Lumbar Sympathetic Block



Lumbar sympathetic blockade is indicated for diagnosis, prognosis, and therapy of circulatory and painful conditions such as:



Inoperable peripheral vascular disease and vasospastic disease of the lower extremities



Neuropathic pain

Reflexive sympathetic dystrophies

Urogenic/Pelvic pain

Cancer pain

Phantom pain

Herpes Zoster involving the lower extremities



Patients on anticoagulant therapy

Hemorrhagic disorder

Allergies to medications injected

Local infection

Local neoplasm

Local vascular anomalies




Volume of at 15 – 25ml must be injected

Short-acting local anesthetic, such as 1% lidocaine, is commonly used for diagnostic sympathetic block

Longer-acting agents, such as 0.25%- 0.375% bupivacaine, is advantageous for both diagnostic or therapeutic block

Higher percentages of bupivacaine are typically not used related to chance of motor block

Epinephrine (adrenaline) or Clonidine may be added to prolong the effects of the injection.

For Neurolytic Blockade:

    Volume of 2 – 4ml at both L3 and L4, using 6 – 10% phenol or 50 – 100% alcohol




The lumbar sympathetic chain:

consists of three to five ganglia

lies anteriorly to the L2, L3, and L4 vertebral bodies

are anterior to the psoas muscle margin and fascia

are usually posterior to the vena cava on the right

is posterior to the aorta on the left





Positioning (either prone or lateral)


Prone Patient Positioning

The patient lies prone with a pillow under the lumbar spine



Patient and anatomic landmarks more stable

Bilateral blocks performed more easily


Topographical Landmarks

Spinous process of L2 and L3 are identified and marked

A horizontal line is drawn through the midpoint of the L2 interspace and extended 5cm to the right and left of midline

An “X” marks these spots (which should overlie the space between the transverse process of the 2nd and 3rd vertebrae or the cauded edge of the 2nd transverse process)


 Technical Procedure

Skin and deeper tissues infiltrated with local anesthetic at the “X”.

A 10cm 20 g needle is inserted on each side through the “X” and angled 30-45 degrees cephalad.

Advance until the needle comes in contact with the transverse process. Mark the depth of the needle.

Withdrawl slightly, angle caudad, and walk inferiorly off the transverse process (usually in a direction perpendicular to the skin). A slight medial anqulation is used in hope of contacting the vertebral body.



Once contact is made with vertebral body, anterior repositioning of needle is made to walk off that body (the needle tip should remain close to vertebra).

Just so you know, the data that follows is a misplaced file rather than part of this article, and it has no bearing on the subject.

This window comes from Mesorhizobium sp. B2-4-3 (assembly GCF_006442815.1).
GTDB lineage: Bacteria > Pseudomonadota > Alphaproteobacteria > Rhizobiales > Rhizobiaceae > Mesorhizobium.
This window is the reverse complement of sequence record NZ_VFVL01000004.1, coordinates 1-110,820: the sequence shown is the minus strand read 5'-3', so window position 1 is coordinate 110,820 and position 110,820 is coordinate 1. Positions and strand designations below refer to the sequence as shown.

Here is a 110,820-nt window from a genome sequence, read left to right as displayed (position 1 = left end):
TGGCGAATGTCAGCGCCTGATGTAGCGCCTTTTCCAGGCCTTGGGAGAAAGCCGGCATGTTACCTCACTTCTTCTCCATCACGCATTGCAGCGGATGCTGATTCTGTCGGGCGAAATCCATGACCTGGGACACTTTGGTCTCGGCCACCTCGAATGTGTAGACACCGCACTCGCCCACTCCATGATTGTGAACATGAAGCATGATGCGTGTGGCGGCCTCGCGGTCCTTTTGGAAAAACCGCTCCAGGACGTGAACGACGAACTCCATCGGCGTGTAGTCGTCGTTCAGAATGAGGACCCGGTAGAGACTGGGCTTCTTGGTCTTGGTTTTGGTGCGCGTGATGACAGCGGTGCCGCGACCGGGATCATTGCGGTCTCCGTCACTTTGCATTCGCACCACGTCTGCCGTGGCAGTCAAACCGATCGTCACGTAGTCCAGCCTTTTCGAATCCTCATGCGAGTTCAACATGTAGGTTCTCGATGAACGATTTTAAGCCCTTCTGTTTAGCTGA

“Pop” felt as needle passes through psoas fascia

Anteroposterior x-ray at this stage should show needle tip midway between lateral edge of vertebral body and spinous process

Injection of contrast solution should demonstrate linear spread in longitudinal axis without any lateral or posterior extension


Lateral Patient Positioning



Reserved for patient who cannot lie prone


Topographical Landmarks

Spinous processes of lumbar vertebrae, twelfth rib, iliac crest

Point of entry 6-7 cm paravertebrally from midline in the middle between iliac crest and twelfth rib



Technical Procedure

Place pillow under flank

After placing a skin wheal, 12 cm long needle is advanced toward the body of L2 in medioventral direction

If bone contact is made at depth of 2-3 cm, needle is redirected cephalad or caudally

If sharp radiating leg pain encountered needle is redirected cephalad or caudally 

When needle contacts L2 body at depth of 6-8 cm, the needle is withdrawn 1-2 cm and readjusted upward to bypass L2 body

Aspiration in two planes

Local anesthetic injection should be achieved without resistance



Lumbar sympathetic blocks are commonly preformed under radiographic imaging, especially if a neurolytic drug is used.

Needle placement under x-ray control with contrast medium. (left)

Flouroscopic guidance with injection of radiocontrast solution increases the success rate and may reduce complications




Assessment of the Block


Test dose

A test dose is inserted after careful aspiration.

Inject 10cc of local anesthetic solution – this should produce sympathetic blockade.

1% lidocaine, 0.25% bupivacaine, or an equivalent concentration is adequate.


Within 5-10 minutes, one should note:


Increased skin temperature

There should be a minimum change of 2 degrees C if there is a proper block


Psychogalvanic Reflex

Two electrodes (ECG) for each channel attached to each foot (dorsal and plantar)

Ground lead attached to any body surface

Measures changes in electrical resistance of the skin

After stimulation, the side with blockade of sympathetic fibers will demonstrate no ECG deviation


Sweat test

Ninhydrin test – relies on sweat protein to change color to yellow

Cobalt blue test – filter papers which are saturated with cobalt blue; sweat changes paper color to pink

Starch-iodine test – relies on color change


Pain assessment

Post-block pain relief provides indication of sympathetic blockade

Pain relief can be immediate or delayed for several hours

If narcotics or sedative drugs have been employed, pain assessment results may be immediately skewed




The most troublesome and frequent complication is simultaneous blockade of L2 somatic nerve root


Inadvertent injection into the subarachnoid space, epidural space, intravascular (vena cava, aorta, lumbar vessels

Damage by needle or neurolytic solution to the kidneys, renal pelvis, ureters, intervertebral discs


Mild backache

Neuropathic pain

Retroperitoneal hematoma


Destruction of sympathetic fibers - Produces cramping or burning pain in anterior thigh

Sympathectomy-mediated hypotension

Intravascular Steal - May occur in arteriosclerotic patients

Failure of ejaculation - Real risk after bilateral block.  The risk must be explained to male patients.